Sustainable Farm and Fields Support Sign-on Letter

Washington deals setback to Kalama methanol refinery!
— Washington Environmental Council

National/International News

350.org
What’s Up with Banking and Climate

Greta Thumberg Arrives Back in Europe to Attend Climate Talks
— DemocracyNow! video

Inspiration

Psychologists Explain How To Stop Overthinking Everything — Medium
Overthinking can lead to serious emotional distress and increase your risk of mental health problems

Here: Poems for the Planet is a lovesong to a planet in crisis. Summoning a chorus of over 125 diverse poetic voices

Here: Poems for the Planet

Here: Poems for the Planet is a lovesong to a planet in crisis.

Summoning a chorus of over 125 diverse poetic voices—including Mary Oliver, Robert Hass, Aimee Nezhukumatathil, Ross Gay, W.S. Merwin, Natalie Diaz, Kimiko Hahn, and others—this anthology approaches the impending environmental crisis with a sense of urgency and hopefulness.

A Thanksgiving Call for Climate Action

By Mark Dunlea, Green Education and Legal Fund

Accelerating climate change will likely cause the collapse of civilization. Sooner rather than later.

Civilization is a complex web of social and economic interactions that takes centuries to reach its peak, but once it begins to unravel, collapse often occurs swiftly. Prior collapses of human societies have primarily been due to environmental factors. In most cases, solutions existed, but they threatened the power and wealth of the ruling elite. The elite chose the status quo.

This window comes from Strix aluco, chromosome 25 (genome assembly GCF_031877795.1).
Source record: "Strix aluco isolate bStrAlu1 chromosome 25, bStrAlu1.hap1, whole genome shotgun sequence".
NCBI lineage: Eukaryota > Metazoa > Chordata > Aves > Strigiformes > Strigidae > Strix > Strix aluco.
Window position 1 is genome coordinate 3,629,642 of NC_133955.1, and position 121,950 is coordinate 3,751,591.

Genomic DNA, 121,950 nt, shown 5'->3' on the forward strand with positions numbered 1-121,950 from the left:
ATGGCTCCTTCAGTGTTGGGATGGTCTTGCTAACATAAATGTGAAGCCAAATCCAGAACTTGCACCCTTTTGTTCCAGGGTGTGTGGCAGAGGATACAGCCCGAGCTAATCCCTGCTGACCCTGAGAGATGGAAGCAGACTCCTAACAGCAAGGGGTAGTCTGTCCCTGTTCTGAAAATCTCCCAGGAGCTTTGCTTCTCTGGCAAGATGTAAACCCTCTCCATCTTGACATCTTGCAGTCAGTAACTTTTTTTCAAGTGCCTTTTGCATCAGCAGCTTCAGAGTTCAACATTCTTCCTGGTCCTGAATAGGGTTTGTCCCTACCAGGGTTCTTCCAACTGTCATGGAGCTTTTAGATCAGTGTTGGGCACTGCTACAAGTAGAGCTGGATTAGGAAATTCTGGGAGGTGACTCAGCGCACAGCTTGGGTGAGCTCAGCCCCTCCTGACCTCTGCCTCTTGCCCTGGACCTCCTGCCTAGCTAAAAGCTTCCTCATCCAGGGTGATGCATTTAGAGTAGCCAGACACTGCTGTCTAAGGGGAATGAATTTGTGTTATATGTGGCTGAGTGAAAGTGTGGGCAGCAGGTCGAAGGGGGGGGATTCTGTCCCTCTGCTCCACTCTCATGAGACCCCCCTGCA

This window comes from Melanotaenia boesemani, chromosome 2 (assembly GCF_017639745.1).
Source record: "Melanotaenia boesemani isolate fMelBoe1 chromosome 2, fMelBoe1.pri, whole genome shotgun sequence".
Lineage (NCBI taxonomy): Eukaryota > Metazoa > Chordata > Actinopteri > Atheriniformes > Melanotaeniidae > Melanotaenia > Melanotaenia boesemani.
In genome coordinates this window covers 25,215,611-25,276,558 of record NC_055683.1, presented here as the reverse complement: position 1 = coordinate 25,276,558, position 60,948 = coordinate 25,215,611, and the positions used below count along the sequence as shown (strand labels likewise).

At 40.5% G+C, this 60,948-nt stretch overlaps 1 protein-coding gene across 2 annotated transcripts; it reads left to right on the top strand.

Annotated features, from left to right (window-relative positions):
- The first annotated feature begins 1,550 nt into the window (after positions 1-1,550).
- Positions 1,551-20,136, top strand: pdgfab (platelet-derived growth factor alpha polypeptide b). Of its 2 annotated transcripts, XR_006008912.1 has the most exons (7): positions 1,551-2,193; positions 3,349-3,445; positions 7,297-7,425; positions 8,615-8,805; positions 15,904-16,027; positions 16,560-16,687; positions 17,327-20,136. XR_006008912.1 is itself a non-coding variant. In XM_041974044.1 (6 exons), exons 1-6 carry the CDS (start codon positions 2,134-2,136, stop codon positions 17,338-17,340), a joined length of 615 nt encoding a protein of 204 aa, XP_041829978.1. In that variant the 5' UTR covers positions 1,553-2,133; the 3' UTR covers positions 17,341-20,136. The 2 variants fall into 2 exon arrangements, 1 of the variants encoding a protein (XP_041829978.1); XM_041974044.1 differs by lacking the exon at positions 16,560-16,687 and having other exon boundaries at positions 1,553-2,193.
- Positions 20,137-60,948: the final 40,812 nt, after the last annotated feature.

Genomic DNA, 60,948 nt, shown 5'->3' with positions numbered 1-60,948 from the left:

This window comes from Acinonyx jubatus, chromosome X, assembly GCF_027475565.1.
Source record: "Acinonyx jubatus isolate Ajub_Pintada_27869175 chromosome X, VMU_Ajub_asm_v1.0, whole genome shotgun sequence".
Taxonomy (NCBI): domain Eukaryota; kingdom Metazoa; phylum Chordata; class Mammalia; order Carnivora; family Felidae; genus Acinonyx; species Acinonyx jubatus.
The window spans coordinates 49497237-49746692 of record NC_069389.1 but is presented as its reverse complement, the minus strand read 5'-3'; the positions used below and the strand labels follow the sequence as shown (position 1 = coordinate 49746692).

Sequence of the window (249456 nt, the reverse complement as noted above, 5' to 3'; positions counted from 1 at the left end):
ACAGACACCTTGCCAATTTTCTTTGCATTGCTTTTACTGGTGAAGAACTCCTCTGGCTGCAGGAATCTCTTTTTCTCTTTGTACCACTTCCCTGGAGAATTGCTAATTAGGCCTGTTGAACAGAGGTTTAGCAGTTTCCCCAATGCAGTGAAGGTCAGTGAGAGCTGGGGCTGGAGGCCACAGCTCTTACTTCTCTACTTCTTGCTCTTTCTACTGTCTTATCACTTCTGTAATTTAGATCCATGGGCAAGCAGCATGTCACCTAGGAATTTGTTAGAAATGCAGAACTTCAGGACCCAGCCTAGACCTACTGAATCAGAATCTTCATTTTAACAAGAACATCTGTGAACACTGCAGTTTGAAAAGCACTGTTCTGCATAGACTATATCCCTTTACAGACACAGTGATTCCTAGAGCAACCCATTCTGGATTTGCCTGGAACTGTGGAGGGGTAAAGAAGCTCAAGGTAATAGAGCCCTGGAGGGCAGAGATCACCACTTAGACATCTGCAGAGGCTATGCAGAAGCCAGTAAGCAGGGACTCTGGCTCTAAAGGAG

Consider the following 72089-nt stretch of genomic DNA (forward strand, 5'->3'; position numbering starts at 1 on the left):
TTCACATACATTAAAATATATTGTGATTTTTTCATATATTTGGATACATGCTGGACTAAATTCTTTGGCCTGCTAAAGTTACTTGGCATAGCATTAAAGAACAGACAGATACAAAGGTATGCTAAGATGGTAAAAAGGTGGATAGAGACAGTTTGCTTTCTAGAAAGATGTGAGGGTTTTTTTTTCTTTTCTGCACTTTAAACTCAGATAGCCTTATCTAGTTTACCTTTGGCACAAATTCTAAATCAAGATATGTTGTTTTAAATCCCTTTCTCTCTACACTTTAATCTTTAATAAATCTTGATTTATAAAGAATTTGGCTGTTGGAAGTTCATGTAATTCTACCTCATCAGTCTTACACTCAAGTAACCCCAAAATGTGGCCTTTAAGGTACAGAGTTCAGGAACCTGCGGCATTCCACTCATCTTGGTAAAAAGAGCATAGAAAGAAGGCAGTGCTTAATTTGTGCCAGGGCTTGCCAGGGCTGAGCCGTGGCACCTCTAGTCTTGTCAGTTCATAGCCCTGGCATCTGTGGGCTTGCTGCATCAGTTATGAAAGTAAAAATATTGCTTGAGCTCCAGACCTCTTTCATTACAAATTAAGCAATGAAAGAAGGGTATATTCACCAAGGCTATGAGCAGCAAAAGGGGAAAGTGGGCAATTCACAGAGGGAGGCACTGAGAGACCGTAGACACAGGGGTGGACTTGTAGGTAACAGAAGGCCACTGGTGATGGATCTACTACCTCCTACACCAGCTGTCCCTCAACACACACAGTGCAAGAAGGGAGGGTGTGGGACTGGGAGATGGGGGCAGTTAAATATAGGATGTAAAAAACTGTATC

Scientists increasingly raise the possibility of the extinction of the human species. We are already in the midst of the sixth mass extinction of species, with half or more of the species expected to die off. Insects and pollinators are rapidly disappearing. Humans are dependent on other species for many things critical to human survival, such as food and oxygen. (Plankton, which produce half of the world’s oxygen, are rapidly approaching extinction.)